Facilitated by the former SciLifeLab facility Mass Spectrometry-based Proteomics in Uppsala, researchers from Uppsala University have discovered how antibiotic-resistant tuberculosis manages to survive even though it carries a mutation that should kill it.
Every year, tuberculosis (TB) is responsible for the deaths of 1.5 million people worldwide. It is normally treated with a combination of four different antibiotics but antibiotic-resistant TB becomes more common every year. Luckily, the revolution in DNA sequencing makes it possible to quickly sequence the bacterial DNA making it easier to determine which antibiotics to use in each case.
One of the most important TB antibiotics, rifampicin, targets a subunit (RpoB) of the Tuberculosis RNA polymerase, making it impossible for TB to reproduce. Unfortunately, many rifampicin-resistant (RifR) strains exist and it is important to identify these strains quickly so that patients can be given an alternative antibiotic therapy.
The majority of the resistant strains have amino acid substitutions in the RpoB gene which are easily identified. Frameshift mutations have also been reported in RpoB from clinical isolates, which should inactivate RpoB, and be lethal to the bacteria. Very surprisingly, this is not the case. Instead, the bacteria not only survive but also becomes resistant to rifampicin.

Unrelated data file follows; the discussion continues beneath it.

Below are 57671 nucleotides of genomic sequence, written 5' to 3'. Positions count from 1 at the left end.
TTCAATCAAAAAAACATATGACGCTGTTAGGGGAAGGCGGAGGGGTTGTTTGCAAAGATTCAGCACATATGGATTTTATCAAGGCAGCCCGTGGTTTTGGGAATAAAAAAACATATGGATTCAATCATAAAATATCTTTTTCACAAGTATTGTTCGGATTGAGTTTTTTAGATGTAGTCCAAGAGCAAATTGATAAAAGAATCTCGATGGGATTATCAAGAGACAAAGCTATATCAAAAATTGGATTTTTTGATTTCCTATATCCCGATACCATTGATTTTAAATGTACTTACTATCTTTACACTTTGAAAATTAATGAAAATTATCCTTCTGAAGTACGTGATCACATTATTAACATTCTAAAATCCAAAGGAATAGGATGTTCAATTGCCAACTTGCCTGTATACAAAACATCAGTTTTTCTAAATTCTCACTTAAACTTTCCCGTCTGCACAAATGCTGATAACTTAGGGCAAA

In a recent study, published in PNAS, researchers led by Diarmaid Hughes (Department of Medical Biochemistry and Microbiology/Uppsala University), investigated a similar RpoB frameshift mutation in E. coli, a bacterial species which is less dangerous and easier to work with. The goal was to find out how bacteria can survive a ‘lethal’ mutation in this essential gene. The results showed that the frameshift mutation created a rare, so-called ‘slippery’ codon sequence in the RpoB gene which was followed closely by a nonsense or stop codon – a sequence coding for translational termination.
Ribosomes translating the RpoB gene enter the wrong reading frame at the frameshift mutation which should then terminate at the stop codon, resulting in non-functional RpoB protein and a dead bacterium. Instead, in at least five percent of the cases, the ‘slippery’ codon sequence makes the ribosome move back into the correct reading frame, skipping the nonsense codon and completing synthesis of the protein but in a mutated form, containing three altered amino acids. The new ‘mutant’ protein is functional but because of the structural alteration it is resistant to rifampicin.
When the Hughes group analyzed genome sequence databases for several different bacterial species, not just TB and E. coli, they found that these types of supposedly lethal mutations (frameshift and nonsense mutations) in essential genes were relatively common. Their finding demonstrates that there is a need for more sophisticated methods to interpret DNA sequence data.
“If we are going to base a clinical diagnosis on reading a DNA sequence, something we rely on increasingly, then we need to be certain that we can correctly interpret the meaning of the sequence, and accurately translate genotype into a predicted phenotype” says Diarmaid Hughes.